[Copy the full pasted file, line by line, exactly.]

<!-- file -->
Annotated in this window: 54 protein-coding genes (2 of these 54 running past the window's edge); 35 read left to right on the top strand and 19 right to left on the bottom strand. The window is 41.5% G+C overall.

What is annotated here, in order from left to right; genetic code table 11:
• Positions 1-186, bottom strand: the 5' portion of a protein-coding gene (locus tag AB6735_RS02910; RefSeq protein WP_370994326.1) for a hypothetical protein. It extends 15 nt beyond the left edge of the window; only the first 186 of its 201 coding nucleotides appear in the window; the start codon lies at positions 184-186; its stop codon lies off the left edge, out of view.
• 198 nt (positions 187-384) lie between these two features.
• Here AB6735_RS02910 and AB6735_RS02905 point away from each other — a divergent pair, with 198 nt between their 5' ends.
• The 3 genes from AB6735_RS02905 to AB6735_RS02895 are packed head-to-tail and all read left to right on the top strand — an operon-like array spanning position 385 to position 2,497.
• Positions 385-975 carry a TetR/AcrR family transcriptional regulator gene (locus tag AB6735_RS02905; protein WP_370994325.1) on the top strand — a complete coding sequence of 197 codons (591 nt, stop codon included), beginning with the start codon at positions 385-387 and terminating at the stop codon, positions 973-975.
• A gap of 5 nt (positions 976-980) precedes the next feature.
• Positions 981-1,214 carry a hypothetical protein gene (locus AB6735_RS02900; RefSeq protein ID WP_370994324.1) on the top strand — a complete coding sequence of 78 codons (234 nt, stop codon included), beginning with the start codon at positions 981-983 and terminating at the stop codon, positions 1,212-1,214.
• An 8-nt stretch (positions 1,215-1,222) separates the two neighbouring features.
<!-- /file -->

Annotated in this window: 54 protein-coding genes (2 of these 54 running past the window's edge); 35 read left to right on the top strand and 19 right to left on the bottom strand. The window is 41.5% G+C overall.

What is annotated here, in order from left to right; genetic code table 11:
• Positions 1-186, bottom strand: the 5' portion of a protein-coding gene (locus tag AB6735_RS02910; RefSeq protein WP_370994326.1) for a hypothetical protein. It extends 15 nt beyond the left edge of the window; only the first 186 of its 201 coding nucleotides appear in the window; the start codon lies at positions 184-186; its stop codon lies off the left edge, out of view.
• 198 nt (positions 187-384) lie between these two features.
• Here AB6735_RS02910 and AB6735_RS02905 point away from each other — a divergent pair, with 198 nt between their 5' ends.
• The 3 genes from AB6735_RS02905 to AB6735_RS02895 are packed head-to-tail and all read left to right on the top strand — an operon-like array spanning position 385 to position 2,497.
• Positions 385-975 carry a TetR/AcrR family transcriptional regulator gene (locus tag AB6735_RS02905; protein WP_370994325.1) on the top strand — a complete coding sequence of 197 codons (591 nt, stop codon included), beginning with the start codon at positions 385-387 and terminating at the stop codon, positions 973-975.
• A gap of 5 nt (positions 976-980) precedes the next feature.
• Positions 981-1,214 carry a hypothetical protein gene (locus AB6735_RS02900; RefSeq protein ID WP_370994324.1) on the top strand — a complete coding sequence of 78 codons (234 nt, stop codon included), beginning with the start codon at positions 981-983 and terminating at the stop codon, positions 1,212-1,214.
• An 8-nt stretch (positions 1,215-1,222) separates the two neighbouring features.